My Date Won't Stop Talking
September 2, 2010 8:03 PM   Subscribe

What should I do when my date won't stop talking?

I keep having this recurring experience: I'm on a date with a nice gentleman. He's courteous, kind, and generous. The date (sometimes an internet date, sometimes an old-fashioned date) begins well, with each of us asking questions of the other. The conversation is going swimmingly. Then, at some point, the gentleman begins to talk about himself. And does. Not. Stop. The questions about me cease, and everything I say is simply a launching pad for him to bring up something else about himself.

There are a few possible explanations (he's so excited about what he's discussing that he gets carried away and doesn't realize that I haven't spoken in ten minutes; he sense I'm a good listener, and simply runs with it; he's nervous and trying to impress me, etc.), but this is a HUGE turn-off to me. Listening is incredibly important to me, which is why I try to be a really good listener, but it really bums me out when the other person isn't playing the same game.

So I have two related questions:

1) Is there something I can do or say in the moment to gently make the conversation a bit more balanced? I feel like these are generally good guys, and I want to give them a chance. And if they knew what a HUGE turn-on it is for me when they're actively engaged and interested in me, I have a feeling they would make an effort.

2) OR is this simply a trait that I should recognize, realize it's sort of a deal-breaker for me, and take it as a sign that this won't be a good fit?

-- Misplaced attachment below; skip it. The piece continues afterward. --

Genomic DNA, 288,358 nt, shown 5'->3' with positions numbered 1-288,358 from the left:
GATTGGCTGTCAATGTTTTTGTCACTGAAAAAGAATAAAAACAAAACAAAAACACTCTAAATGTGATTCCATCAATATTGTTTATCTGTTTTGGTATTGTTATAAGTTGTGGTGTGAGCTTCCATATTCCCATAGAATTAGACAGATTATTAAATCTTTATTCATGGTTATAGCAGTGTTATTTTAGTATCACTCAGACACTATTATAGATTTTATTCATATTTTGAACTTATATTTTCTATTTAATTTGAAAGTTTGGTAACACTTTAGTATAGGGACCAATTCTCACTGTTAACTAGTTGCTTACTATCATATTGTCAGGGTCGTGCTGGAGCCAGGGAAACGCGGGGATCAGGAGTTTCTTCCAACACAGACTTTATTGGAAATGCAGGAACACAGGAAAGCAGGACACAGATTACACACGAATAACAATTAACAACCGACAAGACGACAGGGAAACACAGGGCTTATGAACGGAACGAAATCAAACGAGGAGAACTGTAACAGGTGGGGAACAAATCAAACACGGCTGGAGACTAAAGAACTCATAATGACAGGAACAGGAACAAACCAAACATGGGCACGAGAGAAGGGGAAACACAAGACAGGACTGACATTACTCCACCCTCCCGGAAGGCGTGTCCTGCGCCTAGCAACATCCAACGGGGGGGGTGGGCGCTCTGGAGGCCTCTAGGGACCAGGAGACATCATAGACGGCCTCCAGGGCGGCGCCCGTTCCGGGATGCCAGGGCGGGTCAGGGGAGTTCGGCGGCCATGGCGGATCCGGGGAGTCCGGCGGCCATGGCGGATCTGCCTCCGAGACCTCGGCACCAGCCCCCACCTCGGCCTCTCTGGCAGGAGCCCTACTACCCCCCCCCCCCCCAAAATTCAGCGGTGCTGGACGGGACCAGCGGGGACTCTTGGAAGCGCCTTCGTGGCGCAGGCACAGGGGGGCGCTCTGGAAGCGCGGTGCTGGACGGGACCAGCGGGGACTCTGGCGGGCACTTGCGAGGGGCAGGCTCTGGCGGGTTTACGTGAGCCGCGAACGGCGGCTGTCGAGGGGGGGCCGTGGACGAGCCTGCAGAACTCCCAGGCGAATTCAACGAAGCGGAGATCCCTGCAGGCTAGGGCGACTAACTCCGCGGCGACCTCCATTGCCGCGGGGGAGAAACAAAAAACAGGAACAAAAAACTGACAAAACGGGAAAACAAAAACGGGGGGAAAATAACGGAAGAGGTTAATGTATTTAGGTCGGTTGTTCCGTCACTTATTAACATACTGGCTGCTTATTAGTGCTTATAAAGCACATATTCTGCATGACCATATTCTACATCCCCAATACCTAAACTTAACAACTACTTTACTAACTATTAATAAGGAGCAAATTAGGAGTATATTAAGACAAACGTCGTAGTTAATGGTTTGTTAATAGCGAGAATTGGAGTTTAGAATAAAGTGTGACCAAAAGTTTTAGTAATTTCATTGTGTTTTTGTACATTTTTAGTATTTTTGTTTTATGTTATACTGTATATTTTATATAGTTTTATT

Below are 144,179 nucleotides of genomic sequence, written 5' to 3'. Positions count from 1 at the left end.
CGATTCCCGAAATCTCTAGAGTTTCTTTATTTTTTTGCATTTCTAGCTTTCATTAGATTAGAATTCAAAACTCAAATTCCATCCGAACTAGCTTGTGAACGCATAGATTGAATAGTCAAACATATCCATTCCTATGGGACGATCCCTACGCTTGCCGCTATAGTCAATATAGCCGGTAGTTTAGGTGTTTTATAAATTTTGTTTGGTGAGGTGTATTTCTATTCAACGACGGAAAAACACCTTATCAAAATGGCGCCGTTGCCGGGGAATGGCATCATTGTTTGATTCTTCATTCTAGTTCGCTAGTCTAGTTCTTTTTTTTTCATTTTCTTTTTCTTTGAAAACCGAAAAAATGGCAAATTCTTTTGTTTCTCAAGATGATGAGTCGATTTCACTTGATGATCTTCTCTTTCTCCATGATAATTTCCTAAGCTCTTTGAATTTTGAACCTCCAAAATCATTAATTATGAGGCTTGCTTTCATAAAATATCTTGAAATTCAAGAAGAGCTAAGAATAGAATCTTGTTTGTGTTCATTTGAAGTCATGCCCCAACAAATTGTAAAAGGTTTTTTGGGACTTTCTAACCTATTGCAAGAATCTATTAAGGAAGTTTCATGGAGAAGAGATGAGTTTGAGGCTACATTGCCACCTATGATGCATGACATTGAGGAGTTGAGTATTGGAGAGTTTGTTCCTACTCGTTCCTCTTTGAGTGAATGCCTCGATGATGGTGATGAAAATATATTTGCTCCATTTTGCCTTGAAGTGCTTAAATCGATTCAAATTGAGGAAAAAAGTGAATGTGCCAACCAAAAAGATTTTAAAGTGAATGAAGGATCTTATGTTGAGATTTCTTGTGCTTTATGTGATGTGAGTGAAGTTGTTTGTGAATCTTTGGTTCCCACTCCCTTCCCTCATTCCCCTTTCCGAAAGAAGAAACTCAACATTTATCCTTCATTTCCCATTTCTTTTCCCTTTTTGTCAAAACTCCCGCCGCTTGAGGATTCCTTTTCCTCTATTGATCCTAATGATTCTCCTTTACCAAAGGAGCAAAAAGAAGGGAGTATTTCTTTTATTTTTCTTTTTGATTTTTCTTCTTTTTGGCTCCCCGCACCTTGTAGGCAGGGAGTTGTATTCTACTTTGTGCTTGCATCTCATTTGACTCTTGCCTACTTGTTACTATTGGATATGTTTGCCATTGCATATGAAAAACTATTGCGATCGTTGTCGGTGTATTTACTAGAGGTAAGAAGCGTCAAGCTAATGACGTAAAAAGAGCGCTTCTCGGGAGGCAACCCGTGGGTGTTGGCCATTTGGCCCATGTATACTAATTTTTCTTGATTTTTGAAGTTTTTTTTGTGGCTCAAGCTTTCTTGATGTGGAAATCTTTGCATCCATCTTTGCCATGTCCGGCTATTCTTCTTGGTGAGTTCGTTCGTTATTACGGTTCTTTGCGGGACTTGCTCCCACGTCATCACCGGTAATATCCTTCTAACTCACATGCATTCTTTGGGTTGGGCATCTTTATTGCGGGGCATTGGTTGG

posted by airguitar2 to Human Relations (42 answers total) 9 users marked this as a favorite
I vote for option number 2. If they're so intent on proving to you how fabulous/knowledgeable/clever/funny they are, to the extent of excluding you from the conversation, it ain't gunna get any better.

But then again, I'm single. YMMV.
posted by malibustacey9999 at 8:11 PM on September 2, 2010 [4 favorites]

Under the circumstances, I feel like I should say, "How interesting. Could you say more?"

Seriously, been there, and two thoughts:

1. Early in the conversation, consider complaining in a light-hearted way to the dude about a friend (or prior date) who wouldn't let you get a word in edgewise. If that signal isn't picked up, more likely you have an issue.

2. I wouldn't conclude anything, or try any dramatic strategy, until the second meeting at least. People are probably so nervous, so eager to make a good impression, that they don't.
posted by Clyde Mnestra at 8:12 PM on September 2, 2010 [1 favorite]

The best way to get someone to stop talking is to stop talking yourself. Sounds counter-intuitive, I know, but I've found that if I just shut up, watch the person intently, and just wait for them to stop talking, they'll often notice how much they're blabbing and shut up. It's particularly effective if it happens several times in a row: you ask a brief, one-sentence question... and then wait. At the very least, the results can be interesting and even surprising.
posted by koeselitz at 8:14 PM on September 2, 2010 [18 favorites]

Not 1.

Maybe 2, or not. Someone who keeps talking is telling you a lot. What he says and what you pick up can only determine if the person is worth it.
posted by xm at 8:24 PM on September 2, 2010 [1 favorite]

I have a lot of experience with this. I hate monologuers but I tend to attract them for whatever reason. Probably because I will stop talking and just let them go on and on. But that's a bad strategy because it just encourages them. They expect you to break in, and if you don't, they will continue talking because you haven't given them the signal to stop. They love it but it's unbelievably boring. My advice: Don't be afraid to interrupt them after awhile and don't be afraid to draw the conversation to yourself and talk about yourself. They always say that's a dating don't, but it's something you sometimes have to do to salvage your night out with a monologuer.